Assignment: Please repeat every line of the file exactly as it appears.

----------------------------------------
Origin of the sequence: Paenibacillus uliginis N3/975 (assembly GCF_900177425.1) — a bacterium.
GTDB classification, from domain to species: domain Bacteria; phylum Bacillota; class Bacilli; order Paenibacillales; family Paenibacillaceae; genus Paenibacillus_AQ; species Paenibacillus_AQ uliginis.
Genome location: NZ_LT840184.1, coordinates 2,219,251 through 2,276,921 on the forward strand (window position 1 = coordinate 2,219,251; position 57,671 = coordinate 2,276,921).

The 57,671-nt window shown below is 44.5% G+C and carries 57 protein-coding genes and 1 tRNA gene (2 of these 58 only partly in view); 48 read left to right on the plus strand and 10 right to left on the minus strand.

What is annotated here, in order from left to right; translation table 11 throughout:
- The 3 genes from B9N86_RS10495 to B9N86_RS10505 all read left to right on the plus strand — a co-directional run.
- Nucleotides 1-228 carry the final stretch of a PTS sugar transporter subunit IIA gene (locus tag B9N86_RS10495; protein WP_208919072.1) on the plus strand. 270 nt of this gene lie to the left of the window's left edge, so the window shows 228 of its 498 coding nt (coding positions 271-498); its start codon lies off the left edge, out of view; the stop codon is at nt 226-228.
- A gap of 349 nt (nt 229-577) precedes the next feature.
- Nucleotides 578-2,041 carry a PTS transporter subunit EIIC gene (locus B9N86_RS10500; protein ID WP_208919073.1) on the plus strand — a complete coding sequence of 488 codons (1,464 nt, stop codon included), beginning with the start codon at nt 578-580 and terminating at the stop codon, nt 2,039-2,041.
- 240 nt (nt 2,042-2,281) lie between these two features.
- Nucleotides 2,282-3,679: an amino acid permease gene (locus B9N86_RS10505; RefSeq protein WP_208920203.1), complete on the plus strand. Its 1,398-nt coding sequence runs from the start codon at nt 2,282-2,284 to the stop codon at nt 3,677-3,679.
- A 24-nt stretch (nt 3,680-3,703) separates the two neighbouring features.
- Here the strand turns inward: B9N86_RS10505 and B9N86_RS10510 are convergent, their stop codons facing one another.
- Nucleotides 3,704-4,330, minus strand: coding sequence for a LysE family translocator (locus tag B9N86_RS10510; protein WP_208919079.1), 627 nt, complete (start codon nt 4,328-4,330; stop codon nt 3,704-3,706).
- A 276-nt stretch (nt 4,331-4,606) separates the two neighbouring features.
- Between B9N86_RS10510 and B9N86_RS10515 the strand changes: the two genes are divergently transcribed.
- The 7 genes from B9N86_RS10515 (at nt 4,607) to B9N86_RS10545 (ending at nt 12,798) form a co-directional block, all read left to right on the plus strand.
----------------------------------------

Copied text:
Origin of the sequence: Paenibacillus uliginis N3/975 (assembly GCF_900177425.1) — a bacterium.
GTDB classification, from domain to species: domain Bacteria; phylum Bacillota; class Bacilli; order Paenibacillales; family Paenibacillaceae; genus Paenibacillus_AQ; species Paenibacillus_AQ uliginis.
Genome location: NZ_LT840184.1, coordinates 2,219,251 through 2,276,921 on the forward strand (window position 1 = coordinate 2,219,251; position 57,671 = coordinate 2,276,921).

The 57,671-nt window shown below is 44.5% G+C and carries 57 protein-coding genes and 1 tRNA gene (2 of these 58 only partly in view); 48 read left to right on the plus strand and 10 right to left on the minus strand.

What is annotated here, in order from left to right; translation table 11 throughout:
- The 3 genes from B9N86_RS10495 to B9N86_RS10505 all read left to right on the plus strand — a co-directional run.
- Nucleotides 1-228 carry the final stretch of a PTS sugar transporter subunit IIA gene (locus tag B9N86_RS10495; protein WP_208919072.1) on the plus strand. 270 nt of this gene lie to the left of the window's left edge, so the window shows 228 of its 498 coding nt (coding positions 271-498); its start codon lies off the left edge, out of view; the stop codon is at nt 226-228.
- A gap of 349 nt (nt 229-577) precedes the next feature.
- Nucleotides 578-2,041 carry a PTS transporter subunit EIIC gene (locus B9N86_RS10500; protein ID WP_208919073.1) on the plus strand — a complete coding sequence of 488 codons (1,464 nt, stop codon included), beginning with the start codon at nt 578-580 and terminating at the stop codon, nt 2,039-2,041.
- 240 nt (nt 2,042-2,281) lie between these two features.
- Nucleotides 2,282-3,679: an amino acid permease gene (locus B9N86_RS10505; RefSeq protein WP_208920203.1), complete on the plus strand. Its 1,398-nt coding sequence runs from the start codon at nt 2,282-2,284 to the stop codon at nt 3,677-3,679.
- A 24-nt stretch (nt 3,680-3,703) separates the two neighbouring features.
- Here the strand turns inward: B9N86_RS10505 and B9N86_RS10510 are convergent, their stop codons facing one another.
- Nucleotides 3,704-4,330, minus strand: coding sequence for a LysE family translocator (locus tag B9N86_RS10510; protein WP_208919079.1), 627 nt, complete (start codon nt 4,328-4,330; stop codon nt 3,704-3,706).
- A 276-nt stretch (nt 4,331-4,606) separates the two neighbouring features.
- Between B9N86_RS10510 and B9N86_RS10515 the strand changes: the two genes are divergently transcribed.
- The 7 genes from B9N86_RS10515 (at nt 4,607) to B9N86_RS10545 (ending at nt 12,798) form a co-directional block, all read left to right on the plus strand.